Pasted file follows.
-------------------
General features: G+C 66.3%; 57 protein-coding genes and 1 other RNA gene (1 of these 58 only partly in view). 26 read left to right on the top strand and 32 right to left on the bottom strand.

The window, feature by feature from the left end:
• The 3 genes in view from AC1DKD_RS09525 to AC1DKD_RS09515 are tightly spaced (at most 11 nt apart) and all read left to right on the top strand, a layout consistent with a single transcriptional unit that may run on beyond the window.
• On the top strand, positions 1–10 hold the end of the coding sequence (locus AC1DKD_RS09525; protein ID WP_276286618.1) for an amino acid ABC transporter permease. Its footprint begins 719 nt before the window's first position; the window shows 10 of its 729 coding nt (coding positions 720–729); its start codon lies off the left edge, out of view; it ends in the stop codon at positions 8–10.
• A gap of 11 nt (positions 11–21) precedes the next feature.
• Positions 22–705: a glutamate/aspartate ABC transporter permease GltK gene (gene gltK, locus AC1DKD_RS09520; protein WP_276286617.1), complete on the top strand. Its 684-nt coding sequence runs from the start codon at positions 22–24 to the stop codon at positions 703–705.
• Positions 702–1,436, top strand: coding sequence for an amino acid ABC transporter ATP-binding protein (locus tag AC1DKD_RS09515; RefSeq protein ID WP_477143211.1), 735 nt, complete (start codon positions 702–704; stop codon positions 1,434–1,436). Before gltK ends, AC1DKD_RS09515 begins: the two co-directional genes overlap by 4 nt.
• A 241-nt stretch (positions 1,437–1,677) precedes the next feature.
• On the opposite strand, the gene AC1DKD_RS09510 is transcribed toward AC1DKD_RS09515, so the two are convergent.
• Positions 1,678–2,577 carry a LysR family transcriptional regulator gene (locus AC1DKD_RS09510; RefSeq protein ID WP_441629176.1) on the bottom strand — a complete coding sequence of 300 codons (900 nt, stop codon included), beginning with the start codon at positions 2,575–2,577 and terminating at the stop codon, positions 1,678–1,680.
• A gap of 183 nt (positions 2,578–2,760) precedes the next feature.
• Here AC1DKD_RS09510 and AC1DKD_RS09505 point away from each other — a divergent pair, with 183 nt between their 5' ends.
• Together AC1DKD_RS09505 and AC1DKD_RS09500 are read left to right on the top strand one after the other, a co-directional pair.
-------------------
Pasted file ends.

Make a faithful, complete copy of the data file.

General features: G+C 66.3%; 57 protein-coding genes and 1 other RNA gene (1 of these 58 only partly in view). 26 read left to right on the top strand and 32 right to left on the bottom strand.

The window, feature by feature from the left end:
• The 3 genes in view from AC1DKD_RS09525 to AC1DKD_RS09515 are tightly spaced (at most 11 nt apart) and all read left to right on the top strand, a layout consistent with a single transcriptional unit that may run on beyond the window.
• On the top strand, positions 1–10 hold the end of the coding sequence (locus AC1DKD_RS09525; protein ID WP_276286618.1) for an amino acid ABC transporter permease. Its footprint begins 719 nt before the window's first position; the window shows 10 of its 729 coding nt (coding positions 720–729); its start codon lies off the left edge, out of view; it ends in the stop codon at positions 8–10.
• A gap of 11 nt (positions 11–21) precedes the next feature.
• Positions 22–705: a glutamate/aspartate ABC transporter permease GltK gene (gene gltK, locus AC1DKD_RS09520; protein WP_276286617.1), complete on the top strand. Its 684-nt coding sequence runs from the start codon at positions 22–24 to the stop codon at positions 703–705.
• Positions 702–1,436, top strand: coding sequence for an amino acid ABC transporter ATP-binding protein (locus tag AC1DKD_RS09515; RefSeq protein ID WP_477143211.1), 735 nt, complete (start codon positions 702–704; stop codon positions 1,434–1,436). Before gltK ends, AC1DKD_RS09515 begins: the two co-directional genes overlap by 4 nt.
• A 241-nt stretch (positions 1,437–1,677) precedes the next feature.
• On the opposite strand, the gene AC1DKD_RS09510 is transcribed toward AC1DKD_RS09515, so the two are convergent.
• Positions 1,678–2,577 carry a LysR family transcriptional regulator gene (locus AC1DKD_RS09510; RefSeq protein ID WP_441629176.1) on the bottom strand — a complete coding sequence of 300 codons (900 nt, stop codon included), beginning with the start codon at positions 2,575–2,577 and terminating at the stop codon, positions 1,678–1,680.
• A gap of 183 nt (positions 2,578–2,760) precedes the next feature.
• Here AC1DKD_RS09510 and AC1DKD_RS09505 point away from each other — a divergent pair, with 183 nt between their 5' ends.
• Together AC1DKD_RS09505 and AC1DKD_RS09500 are read left to right on the top strand one after the other, a co-directional pair.